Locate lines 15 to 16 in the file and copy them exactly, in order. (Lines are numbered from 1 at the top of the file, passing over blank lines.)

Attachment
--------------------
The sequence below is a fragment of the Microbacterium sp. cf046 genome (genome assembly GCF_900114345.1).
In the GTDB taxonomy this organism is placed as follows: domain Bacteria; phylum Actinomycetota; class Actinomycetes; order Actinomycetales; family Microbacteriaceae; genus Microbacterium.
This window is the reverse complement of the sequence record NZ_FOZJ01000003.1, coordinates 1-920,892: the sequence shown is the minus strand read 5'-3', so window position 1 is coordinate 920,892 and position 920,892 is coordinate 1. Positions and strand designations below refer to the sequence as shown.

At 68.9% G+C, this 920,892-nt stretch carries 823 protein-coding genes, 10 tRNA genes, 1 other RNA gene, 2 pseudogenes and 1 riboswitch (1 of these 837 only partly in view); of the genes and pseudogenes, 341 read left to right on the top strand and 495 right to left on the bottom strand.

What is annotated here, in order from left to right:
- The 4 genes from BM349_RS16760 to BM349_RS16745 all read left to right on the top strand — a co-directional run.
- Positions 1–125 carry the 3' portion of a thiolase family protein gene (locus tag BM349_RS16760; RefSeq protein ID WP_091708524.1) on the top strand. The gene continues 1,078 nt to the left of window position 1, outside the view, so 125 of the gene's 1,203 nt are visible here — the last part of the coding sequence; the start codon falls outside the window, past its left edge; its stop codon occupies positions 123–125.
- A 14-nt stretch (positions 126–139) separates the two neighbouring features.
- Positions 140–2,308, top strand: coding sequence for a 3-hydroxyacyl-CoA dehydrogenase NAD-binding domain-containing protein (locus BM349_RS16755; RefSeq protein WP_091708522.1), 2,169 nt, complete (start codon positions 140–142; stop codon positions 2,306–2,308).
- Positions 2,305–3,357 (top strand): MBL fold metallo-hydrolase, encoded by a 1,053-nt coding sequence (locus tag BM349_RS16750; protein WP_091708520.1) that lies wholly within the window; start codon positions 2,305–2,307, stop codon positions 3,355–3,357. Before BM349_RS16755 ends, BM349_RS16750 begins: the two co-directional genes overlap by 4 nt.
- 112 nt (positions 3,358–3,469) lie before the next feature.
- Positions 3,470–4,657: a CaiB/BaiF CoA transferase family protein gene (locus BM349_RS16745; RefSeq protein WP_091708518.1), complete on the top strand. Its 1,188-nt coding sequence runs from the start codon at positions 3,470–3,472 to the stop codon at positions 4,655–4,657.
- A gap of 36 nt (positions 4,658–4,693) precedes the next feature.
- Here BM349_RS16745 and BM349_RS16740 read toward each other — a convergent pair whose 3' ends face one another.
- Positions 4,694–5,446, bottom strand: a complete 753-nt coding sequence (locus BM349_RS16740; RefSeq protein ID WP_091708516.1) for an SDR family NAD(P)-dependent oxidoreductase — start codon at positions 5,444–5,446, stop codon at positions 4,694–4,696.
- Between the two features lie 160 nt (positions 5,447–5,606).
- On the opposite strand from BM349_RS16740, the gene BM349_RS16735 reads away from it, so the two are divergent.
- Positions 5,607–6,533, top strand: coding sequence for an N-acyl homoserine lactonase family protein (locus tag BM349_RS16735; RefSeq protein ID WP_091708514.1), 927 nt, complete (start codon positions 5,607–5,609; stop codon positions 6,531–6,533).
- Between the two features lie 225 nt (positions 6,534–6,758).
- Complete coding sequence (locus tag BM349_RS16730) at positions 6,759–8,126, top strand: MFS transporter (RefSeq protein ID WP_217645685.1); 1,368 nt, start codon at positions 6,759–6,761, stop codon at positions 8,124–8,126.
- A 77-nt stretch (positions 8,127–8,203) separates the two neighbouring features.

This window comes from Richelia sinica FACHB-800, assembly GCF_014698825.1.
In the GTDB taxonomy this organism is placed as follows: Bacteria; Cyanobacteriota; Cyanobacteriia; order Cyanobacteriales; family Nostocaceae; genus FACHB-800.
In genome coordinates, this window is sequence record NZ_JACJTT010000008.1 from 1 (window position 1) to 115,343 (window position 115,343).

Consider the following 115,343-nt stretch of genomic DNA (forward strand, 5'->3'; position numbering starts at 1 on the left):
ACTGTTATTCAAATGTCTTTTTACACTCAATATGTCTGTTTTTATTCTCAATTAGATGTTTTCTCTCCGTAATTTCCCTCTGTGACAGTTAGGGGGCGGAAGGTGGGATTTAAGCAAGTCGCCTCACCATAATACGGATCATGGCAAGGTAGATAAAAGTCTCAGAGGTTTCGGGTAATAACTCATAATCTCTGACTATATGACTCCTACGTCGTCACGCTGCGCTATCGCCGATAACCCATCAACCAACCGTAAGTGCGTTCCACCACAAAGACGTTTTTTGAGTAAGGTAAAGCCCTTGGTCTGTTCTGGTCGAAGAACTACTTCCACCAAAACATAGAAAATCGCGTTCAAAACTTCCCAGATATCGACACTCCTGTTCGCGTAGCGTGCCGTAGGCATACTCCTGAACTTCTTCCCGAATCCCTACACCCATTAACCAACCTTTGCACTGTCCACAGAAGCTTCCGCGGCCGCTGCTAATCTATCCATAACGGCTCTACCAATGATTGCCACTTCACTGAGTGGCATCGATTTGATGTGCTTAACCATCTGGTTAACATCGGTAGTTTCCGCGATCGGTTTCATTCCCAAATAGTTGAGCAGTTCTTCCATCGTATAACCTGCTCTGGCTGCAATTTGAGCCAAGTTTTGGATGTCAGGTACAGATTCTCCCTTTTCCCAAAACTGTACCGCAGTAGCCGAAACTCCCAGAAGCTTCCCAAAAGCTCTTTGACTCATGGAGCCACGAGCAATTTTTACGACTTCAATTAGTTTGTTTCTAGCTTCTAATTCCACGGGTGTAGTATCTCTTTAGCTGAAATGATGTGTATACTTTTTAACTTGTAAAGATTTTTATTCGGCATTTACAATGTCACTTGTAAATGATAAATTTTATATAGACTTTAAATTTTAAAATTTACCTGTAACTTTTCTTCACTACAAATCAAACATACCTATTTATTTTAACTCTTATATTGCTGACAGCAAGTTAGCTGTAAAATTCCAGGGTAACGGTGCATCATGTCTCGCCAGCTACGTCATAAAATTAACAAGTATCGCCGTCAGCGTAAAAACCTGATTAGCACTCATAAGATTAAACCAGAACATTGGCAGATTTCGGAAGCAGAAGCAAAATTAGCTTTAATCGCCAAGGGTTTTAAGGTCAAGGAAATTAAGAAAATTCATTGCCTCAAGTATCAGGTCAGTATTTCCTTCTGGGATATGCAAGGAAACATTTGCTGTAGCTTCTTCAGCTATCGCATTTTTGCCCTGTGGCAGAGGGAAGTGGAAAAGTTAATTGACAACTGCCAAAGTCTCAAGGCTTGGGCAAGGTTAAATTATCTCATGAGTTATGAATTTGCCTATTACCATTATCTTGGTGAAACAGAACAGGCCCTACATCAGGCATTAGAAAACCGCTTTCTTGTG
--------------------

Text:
- Positions 4,694–5,446, bottom strand: a complete 753-nt coding sequence (locus BM349_RS16740; RefSeq protein ID WP_091708516.1) for an SDR family NAD(P)-dependent oxidoreductase — start codon at positions 5,444–5,446, stop codon at positions 4,694–4,696.
- Between the two features lie 160 nt (positions 5,447–5,606).